A is for alphabet books, more fun than usual

  • By Leanne Italie Associated Press
  • Saturday, August 8, 2009 1:32pm
  • Life

Alphabet books aren’t just for preschoolers anymore. They’ve exploded into mini-encylopedias stuffed with real lessons on a broad range of subjects to attract bigger kids too.

There’s still plenty of simple, comforting rhymes by the letter, but some publishers have pepped up the genre by providing extra text to suit readers as old as 12.

Here’s a look at the latest in A-B-Cs:

“When Royals Wore Ruffles” ($16.99, ages 5 to 9) by Chesley McLaren and Pamela Jaber, illustrated by Chesley McLaren: A breezy yet informative romp through the history of fashion. T is for teetering about town like fine European ladies of the 1500s. They wore decorated chopine platform shoes that sent them soaring up to 30 inches. U is for unmentionables, including 72,000 pairs of nylons sold in New York on the first day they were available in the 1930s.

“Richard Scarry’s Find Your ABCs” ($9.95, ages 4 to 8): A reissue of an out-of-print classic stuffed with tongue twisters like “The queen is quaffing a quart of quince juice.” Scarry’s familiar animals balance slippery spaghetti on a platter and douse the fire on a flaming football as detective pals Sam and Dudley encourage readers to hunt down the ABCs and make something yummy at the end.

“The Sleepy Little Alphabet” ($16.99, ages 4 to 8) by Judy Sierra and illustrated by Melissa Sweet: A charming take on bedtime rituals with capital letters as parents to their little-case kids. More traditional one-line text with lively round-eyed illustrations. Small “g has got the googly giggles.” All 26 letters are asleep by the end. Perfect for nighttime toddler readalouds.

“S is for Story” ($17.95, ages 9 to 12, Sept. 9 release) by Esther Hershenhorn and illustrated by Zachary Pullen: Author quotes and writing tips help drive text covering everything from genres to revisions. L is for letters that are “text-ed, typed, or penned.” Did you know Beatrix Potter’s “The Tale of Peter Rabbit” began as a get-well letter to a friend’s son?

“V is for Venus Flytrap” ($17.95, ages 6 to 10) by Eugene Gagliano and illustrated by Elizabeth Traynor: H is for herbs that add flavor, but they do a lot more than that. Parsley is rich in vitamin C and has a reputation for curing bad breath. For centuries, rosemary was thought to be a cure for lethargy. O stands for orchid, including vanilla — the only edible fruit of the orchid family.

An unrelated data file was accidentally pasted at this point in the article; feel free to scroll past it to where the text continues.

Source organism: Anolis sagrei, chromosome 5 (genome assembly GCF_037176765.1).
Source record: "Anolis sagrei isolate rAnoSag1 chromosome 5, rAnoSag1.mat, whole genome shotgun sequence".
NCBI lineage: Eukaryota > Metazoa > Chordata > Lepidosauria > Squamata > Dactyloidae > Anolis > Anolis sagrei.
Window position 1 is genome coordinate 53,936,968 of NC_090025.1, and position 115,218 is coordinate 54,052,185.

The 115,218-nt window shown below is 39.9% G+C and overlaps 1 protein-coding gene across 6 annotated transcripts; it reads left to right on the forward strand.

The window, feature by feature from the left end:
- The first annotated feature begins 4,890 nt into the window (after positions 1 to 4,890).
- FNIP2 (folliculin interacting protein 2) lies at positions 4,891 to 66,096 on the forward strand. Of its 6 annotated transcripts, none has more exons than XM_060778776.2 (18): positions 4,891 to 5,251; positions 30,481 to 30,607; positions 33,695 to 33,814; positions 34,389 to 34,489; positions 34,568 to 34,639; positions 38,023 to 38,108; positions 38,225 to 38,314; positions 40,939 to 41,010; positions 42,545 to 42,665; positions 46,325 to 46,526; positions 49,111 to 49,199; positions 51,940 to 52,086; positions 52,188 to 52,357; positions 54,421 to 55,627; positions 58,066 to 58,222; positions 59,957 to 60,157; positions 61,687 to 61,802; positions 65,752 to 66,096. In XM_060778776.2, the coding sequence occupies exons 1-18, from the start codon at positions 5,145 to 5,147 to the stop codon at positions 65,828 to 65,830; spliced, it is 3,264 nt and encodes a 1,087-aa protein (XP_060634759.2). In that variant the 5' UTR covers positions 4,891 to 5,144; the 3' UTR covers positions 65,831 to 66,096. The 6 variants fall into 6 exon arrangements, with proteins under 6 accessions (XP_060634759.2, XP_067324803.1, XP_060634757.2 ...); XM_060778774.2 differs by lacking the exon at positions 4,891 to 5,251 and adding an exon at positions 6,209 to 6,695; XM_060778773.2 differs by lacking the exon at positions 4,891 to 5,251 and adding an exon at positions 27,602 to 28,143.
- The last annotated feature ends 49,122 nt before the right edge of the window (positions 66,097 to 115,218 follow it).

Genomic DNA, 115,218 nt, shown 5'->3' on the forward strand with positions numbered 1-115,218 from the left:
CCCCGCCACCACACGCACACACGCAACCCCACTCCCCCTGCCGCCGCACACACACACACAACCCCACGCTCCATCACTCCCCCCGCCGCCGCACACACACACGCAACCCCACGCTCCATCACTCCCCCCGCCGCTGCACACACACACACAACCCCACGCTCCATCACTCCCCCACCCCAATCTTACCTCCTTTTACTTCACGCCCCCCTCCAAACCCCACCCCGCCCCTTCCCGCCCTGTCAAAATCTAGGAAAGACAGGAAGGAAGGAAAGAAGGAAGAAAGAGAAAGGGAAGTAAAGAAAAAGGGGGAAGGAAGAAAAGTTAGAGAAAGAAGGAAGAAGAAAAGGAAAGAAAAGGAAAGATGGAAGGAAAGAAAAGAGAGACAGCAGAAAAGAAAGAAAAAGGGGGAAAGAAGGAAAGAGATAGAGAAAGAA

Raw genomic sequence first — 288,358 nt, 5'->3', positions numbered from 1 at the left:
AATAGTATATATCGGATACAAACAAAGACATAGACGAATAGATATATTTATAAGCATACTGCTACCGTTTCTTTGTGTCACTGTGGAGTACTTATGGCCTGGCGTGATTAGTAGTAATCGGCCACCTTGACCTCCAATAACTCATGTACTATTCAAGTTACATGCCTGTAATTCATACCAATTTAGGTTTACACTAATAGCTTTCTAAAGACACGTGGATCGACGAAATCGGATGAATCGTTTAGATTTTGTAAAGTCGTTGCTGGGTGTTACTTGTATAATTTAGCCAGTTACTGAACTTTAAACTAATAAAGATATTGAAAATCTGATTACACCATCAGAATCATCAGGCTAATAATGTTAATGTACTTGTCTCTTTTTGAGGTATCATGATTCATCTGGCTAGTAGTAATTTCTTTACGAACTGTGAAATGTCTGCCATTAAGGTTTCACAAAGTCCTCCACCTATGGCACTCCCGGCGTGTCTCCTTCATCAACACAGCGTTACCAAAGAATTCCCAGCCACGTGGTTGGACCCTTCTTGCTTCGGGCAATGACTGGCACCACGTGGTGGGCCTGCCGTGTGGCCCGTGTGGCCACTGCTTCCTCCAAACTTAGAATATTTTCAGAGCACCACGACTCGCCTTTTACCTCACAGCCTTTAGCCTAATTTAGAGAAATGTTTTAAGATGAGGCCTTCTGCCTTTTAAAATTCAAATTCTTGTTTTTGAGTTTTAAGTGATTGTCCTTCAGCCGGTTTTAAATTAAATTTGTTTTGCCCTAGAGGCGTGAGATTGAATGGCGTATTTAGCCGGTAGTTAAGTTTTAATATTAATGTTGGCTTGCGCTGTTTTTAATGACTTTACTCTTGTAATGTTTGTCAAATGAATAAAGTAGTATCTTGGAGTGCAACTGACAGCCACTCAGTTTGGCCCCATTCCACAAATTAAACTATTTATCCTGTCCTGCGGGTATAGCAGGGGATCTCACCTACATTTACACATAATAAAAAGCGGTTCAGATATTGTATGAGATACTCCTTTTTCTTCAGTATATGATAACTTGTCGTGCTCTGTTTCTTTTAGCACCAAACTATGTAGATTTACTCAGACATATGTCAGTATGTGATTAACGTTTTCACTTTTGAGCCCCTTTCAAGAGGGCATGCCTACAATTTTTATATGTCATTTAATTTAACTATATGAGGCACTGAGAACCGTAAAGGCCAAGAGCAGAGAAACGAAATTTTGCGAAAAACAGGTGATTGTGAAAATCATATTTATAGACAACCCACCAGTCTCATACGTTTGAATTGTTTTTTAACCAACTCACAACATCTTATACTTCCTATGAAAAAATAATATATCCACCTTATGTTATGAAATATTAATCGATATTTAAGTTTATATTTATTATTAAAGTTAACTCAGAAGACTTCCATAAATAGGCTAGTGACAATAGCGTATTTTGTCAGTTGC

“A is for Airplane” ($16.95, ages 6 to 10) by Mary Ann McCabe Riehle and illustrated by David Craig: L is for “Lucky Lindy,” the nickname for Charles Lindbergh. “Without stopping he took a chance he could make it alone from New York to France.” He was the first to fly solo nonstop across the Atlantic, covering 3,600 miles in 33 hours and 29 minutes. His plane was loaded with 400 gallons of fuel. Lindbergh had only a quart of water and five sandwiches.

“C is for Ciao” ($17.95, ages 6 to 10) by Elissa D. Grodin and former New York Gov. Mario M. Cuomo, illustrated by Marco Ventura: No palace, leaning tower or basilica goes unmentioned in history-rich text covering all things Italy. E is for Emperor Augustus and Q is for Quattrocento, used to indicate the Renaissance. T is for trade and a lesson in economics. “L is for the Lava that flowed one summer day and froze in time forever a city called Pompeii.”

“J is for Jack-O’-Lantern” ($14.95, ages 4 to 10) by Denise Brennan-Nelson and illustrated by Donald Wu: Autumn opens the alphabet with an explanation of the changing leaves: The green pigment chlorophyll dominates during a tree’s growing season but weakens toward the end of summer, allowing for oranges, reds, yellows and browns to emerge. The record for the most lit jack-o’-lanterns on display is 30,128 in Boston in October 2006. Z is for zany Halloween fun — “a holiday for everyone!”

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